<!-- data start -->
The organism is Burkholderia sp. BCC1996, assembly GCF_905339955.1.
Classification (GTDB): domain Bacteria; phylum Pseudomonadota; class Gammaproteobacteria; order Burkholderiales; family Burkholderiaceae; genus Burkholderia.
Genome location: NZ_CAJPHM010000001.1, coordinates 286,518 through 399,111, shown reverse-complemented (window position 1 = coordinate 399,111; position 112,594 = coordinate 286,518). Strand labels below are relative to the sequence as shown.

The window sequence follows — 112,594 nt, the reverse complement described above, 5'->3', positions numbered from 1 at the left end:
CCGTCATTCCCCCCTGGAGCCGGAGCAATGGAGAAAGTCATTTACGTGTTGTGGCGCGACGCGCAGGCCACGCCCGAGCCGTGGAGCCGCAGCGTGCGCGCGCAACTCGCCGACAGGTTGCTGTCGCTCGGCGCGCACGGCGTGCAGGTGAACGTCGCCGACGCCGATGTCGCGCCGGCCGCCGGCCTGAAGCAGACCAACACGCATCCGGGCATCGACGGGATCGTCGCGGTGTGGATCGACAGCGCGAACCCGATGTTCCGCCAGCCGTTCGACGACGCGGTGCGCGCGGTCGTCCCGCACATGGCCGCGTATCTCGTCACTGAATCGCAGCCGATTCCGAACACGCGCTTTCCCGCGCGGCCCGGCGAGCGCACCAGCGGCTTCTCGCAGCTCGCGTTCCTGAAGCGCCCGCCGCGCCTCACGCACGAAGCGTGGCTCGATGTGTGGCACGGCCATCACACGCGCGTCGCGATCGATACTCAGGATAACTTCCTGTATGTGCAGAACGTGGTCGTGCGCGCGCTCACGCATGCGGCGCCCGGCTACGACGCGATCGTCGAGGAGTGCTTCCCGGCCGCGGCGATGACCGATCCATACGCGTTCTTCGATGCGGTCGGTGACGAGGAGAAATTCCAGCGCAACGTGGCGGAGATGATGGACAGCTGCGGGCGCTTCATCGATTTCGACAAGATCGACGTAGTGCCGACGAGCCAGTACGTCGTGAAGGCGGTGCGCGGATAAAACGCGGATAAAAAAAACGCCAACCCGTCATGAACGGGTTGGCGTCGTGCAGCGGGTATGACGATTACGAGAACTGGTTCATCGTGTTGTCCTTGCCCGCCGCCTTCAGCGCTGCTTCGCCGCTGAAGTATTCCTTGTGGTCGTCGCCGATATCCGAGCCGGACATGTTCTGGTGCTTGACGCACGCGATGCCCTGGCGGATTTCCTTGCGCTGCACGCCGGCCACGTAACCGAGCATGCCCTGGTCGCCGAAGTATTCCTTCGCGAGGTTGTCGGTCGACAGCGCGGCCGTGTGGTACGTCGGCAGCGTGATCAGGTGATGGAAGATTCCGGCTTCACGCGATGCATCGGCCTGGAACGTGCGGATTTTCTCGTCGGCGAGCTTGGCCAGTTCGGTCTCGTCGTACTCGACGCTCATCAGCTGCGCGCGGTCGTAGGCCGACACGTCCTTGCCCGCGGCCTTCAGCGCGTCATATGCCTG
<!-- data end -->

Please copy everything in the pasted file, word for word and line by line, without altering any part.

The organism is Burkholderia sp. BCC1996, assembly GCF_905339955.1.
Classification (GTDB): domain Bacteria; phylum Pseudomonadota; class Gammaproteobacteria; order Burkholderiales; family Burkholderiaceae; genus Burkholderia.
Genome location: NZ_CAJPHM010000001.1, coordinates 286,518 through 399,111, shown reverse-complemented (window position 1 = coordinate 399,111; position 112,594 = coordinate 286,518). Strand labels below are relative to the sequence as shown.

The window sequence follows — 112,594 nt, the reverse complement described above, 5'->3', positions numbered from 1 at the left end:
CCGTCATTCCCCCCTGGAGCCGGAGCAATGGAGAAAGTCATTTACGTGTTGTGGCGCGACGCGCAGGCCACGCCCGAGCCGTGGAGCCGCAGCGTGCGCGCGCAACTCGCCGACAGGTTGCTGTCGCTCGGCGCGCACGGCGTGCAGGTGAACGTCGCCGACGCCGATGTCGCGCCGGCCGCCGGCCTGAAGCAGACCAACACGCATCCGGGCATCGACGGGATCGTCGCGGTGTGGATCGACAGCGCGAACCCGATGTTCCGCCAGCCGTTCGACGACGCGGTGCGCGCGGTCGTCCCGCACATGGCCGCGTATCTCGTCACTGAATCGCAGCCGATTCCGAACACGCGCTTTCCCGCGCGGCCCGGCGAGCGCACCAGCGGCTTCTCGCAGCTCGCGTTCCTGAAGCGCCCGCCGCGCCTCACGCACGAAGCGTGGCTCGATGTGTGGCACGGCCATCACACGCGCGTCGCGATCGATACTCAGGATAACTTCCTGTATGTGCAGAACGTGGTCGTGCGCGCGCTCACGCATGCGGCGCCCGGCTACGACGCGATCGTCGAGGAGTGCTTCCCGGCCGCGGCGATGACCGATCCATACGCGTTCTTCGATGCGGTCGGTGACGAGGAGAAATTCCAGCGCAACGTGGCGGAGATGATGGACAGCTGCGGGCGCTTCATCGATTTCGACAAGATCGACGTAGTGCCGACGAGCCAGTACGTCGTGAAGGCGGTGCGCGGATAAAACGCGGATAAAAAAAACGCCAACCCGTCATGAACGGGTTGGCGTCGTGCAGCGGGTATGACGATTACGAGAACTGGTTCATCGTGTTGTCCTTGCCCGCCGCCTTCAGCGCTGCTTCGCCGCTGAAGTATTCCTTGTGGTCGTCGCCGATATCCGAGCCGGACATGTTCTGGTGCTTGACGCACGCGATGCCCTGGCGGATTTCCTTGCGCTGCACGCCGGCCACGTAACCGAGCATGCCCTGGTCGCCGAAGTATTCCTTCGCGAGGTTGTCGGTCGACAGCGCGGCCGTGTGGTACGTCGGCAGCGTGATCAGGTGATGGAAGATTCCGGCTTCACGCGATGCATCGGCCTGGAACGTGCGGATTTTCTCGTCGGCGAGCTTGGCCAGTTCGGTCTCGTCGTACTCGACGCTCATCAGCTGCGCGCGGTCGTAGGCCGACACGTCCTTGCCCGCGGCCTTCAGCGCGTCATATGCCTG